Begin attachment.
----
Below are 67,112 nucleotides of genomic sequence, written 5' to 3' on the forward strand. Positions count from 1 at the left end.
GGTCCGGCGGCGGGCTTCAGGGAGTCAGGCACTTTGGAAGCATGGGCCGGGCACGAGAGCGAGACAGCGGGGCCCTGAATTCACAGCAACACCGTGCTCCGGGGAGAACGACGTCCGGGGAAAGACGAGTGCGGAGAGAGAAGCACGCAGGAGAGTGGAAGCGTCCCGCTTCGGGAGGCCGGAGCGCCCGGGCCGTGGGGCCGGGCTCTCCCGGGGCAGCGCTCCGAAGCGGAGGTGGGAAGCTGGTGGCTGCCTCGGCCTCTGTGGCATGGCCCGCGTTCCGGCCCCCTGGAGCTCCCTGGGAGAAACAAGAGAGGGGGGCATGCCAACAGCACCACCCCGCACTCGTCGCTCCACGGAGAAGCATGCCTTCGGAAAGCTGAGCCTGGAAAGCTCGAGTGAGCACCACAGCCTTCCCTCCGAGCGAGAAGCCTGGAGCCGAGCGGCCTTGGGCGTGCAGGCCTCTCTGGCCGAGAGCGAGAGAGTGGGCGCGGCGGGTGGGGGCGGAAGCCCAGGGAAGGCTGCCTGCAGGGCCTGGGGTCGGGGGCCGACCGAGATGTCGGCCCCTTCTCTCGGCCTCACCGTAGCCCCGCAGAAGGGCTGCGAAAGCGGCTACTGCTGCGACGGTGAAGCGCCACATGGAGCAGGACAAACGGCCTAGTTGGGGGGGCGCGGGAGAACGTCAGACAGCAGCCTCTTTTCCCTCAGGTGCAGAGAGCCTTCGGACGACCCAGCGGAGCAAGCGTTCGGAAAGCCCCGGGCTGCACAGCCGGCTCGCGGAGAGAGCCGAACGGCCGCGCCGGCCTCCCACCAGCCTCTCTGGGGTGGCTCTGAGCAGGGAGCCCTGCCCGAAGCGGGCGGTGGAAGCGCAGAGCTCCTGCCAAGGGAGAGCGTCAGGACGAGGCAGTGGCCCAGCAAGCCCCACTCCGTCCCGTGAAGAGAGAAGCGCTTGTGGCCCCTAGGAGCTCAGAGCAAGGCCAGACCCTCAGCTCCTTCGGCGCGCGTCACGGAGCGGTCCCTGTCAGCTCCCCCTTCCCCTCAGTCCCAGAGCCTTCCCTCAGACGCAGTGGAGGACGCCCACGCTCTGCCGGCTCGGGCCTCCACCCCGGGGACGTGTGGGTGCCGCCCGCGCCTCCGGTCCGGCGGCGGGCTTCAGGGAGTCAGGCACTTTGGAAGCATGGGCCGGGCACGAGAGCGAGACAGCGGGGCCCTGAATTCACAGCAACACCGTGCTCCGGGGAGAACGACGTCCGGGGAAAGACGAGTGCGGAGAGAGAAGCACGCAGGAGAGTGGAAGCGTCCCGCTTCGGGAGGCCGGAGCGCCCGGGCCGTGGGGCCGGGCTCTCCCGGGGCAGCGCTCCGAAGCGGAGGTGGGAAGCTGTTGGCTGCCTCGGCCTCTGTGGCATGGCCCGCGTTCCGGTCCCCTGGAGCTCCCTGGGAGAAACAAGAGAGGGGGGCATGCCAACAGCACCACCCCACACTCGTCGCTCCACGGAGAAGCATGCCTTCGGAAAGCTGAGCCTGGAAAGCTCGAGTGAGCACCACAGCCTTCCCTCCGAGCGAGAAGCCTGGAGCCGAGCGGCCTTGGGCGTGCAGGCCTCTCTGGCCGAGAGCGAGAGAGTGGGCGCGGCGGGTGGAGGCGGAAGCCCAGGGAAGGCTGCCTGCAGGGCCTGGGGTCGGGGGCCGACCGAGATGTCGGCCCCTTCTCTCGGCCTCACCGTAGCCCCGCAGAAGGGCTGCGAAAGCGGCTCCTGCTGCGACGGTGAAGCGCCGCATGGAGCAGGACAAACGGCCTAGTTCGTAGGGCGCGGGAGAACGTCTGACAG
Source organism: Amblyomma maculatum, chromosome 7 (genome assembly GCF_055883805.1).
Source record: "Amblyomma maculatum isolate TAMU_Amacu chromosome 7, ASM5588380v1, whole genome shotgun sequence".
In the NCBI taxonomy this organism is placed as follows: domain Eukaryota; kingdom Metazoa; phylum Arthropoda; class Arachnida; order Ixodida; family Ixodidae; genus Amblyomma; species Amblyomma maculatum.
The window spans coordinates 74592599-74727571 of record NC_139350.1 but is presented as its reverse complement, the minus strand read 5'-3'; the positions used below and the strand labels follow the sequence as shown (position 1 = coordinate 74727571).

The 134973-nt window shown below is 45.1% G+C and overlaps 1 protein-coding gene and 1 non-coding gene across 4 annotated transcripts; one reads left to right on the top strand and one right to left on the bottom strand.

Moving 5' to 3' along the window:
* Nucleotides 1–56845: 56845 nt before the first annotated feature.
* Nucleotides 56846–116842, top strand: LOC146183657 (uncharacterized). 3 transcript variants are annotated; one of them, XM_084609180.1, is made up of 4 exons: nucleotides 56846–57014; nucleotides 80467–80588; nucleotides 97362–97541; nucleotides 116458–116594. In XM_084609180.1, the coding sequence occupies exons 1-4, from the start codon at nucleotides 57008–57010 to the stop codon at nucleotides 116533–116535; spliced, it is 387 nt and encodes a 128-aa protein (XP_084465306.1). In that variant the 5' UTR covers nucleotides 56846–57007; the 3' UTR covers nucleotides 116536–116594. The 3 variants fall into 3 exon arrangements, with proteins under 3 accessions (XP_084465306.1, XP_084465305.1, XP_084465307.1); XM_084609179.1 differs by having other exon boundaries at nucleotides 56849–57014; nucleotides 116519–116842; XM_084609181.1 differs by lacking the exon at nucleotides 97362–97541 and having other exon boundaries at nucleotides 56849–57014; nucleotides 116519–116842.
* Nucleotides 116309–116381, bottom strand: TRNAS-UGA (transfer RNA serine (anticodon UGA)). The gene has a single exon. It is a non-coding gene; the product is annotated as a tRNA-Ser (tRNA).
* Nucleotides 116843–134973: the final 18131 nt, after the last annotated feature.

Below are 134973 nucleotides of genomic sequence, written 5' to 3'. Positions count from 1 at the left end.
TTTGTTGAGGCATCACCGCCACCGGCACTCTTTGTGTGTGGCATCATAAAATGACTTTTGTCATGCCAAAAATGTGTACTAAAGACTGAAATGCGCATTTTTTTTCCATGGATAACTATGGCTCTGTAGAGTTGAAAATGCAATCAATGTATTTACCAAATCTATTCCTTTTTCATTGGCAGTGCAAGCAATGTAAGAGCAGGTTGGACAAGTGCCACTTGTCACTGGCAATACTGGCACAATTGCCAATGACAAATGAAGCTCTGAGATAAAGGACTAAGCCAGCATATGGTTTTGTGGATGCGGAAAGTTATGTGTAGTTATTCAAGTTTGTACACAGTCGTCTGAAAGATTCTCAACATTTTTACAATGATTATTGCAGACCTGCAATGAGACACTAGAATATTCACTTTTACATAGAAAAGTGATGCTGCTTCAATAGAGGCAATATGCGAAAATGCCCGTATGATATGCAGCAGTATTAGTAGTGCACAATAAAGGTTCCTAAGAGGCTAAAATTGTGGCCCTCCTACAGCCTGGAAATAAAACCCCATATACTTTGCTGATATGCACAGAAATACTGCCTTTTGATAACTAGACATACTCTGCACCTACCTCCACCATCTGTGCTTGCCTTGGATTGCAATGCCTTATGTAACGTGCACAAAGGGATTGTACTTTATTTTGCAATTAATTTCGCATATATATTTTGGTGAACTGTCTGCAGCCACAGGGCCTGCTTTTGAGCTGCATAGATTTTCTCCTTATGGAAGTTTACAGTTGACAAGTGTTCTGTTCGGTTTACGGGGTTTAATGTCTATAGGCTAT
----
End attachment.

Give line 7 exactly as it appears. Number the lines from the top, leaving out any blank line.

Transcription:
The 134973-nt window shown below is 45.1% G+C and overlaps 1 protein-coding gene and 1 non-coding gene across 4 annotated transcripts; one reads left to right on the top strand and one right to left on the bottom strand.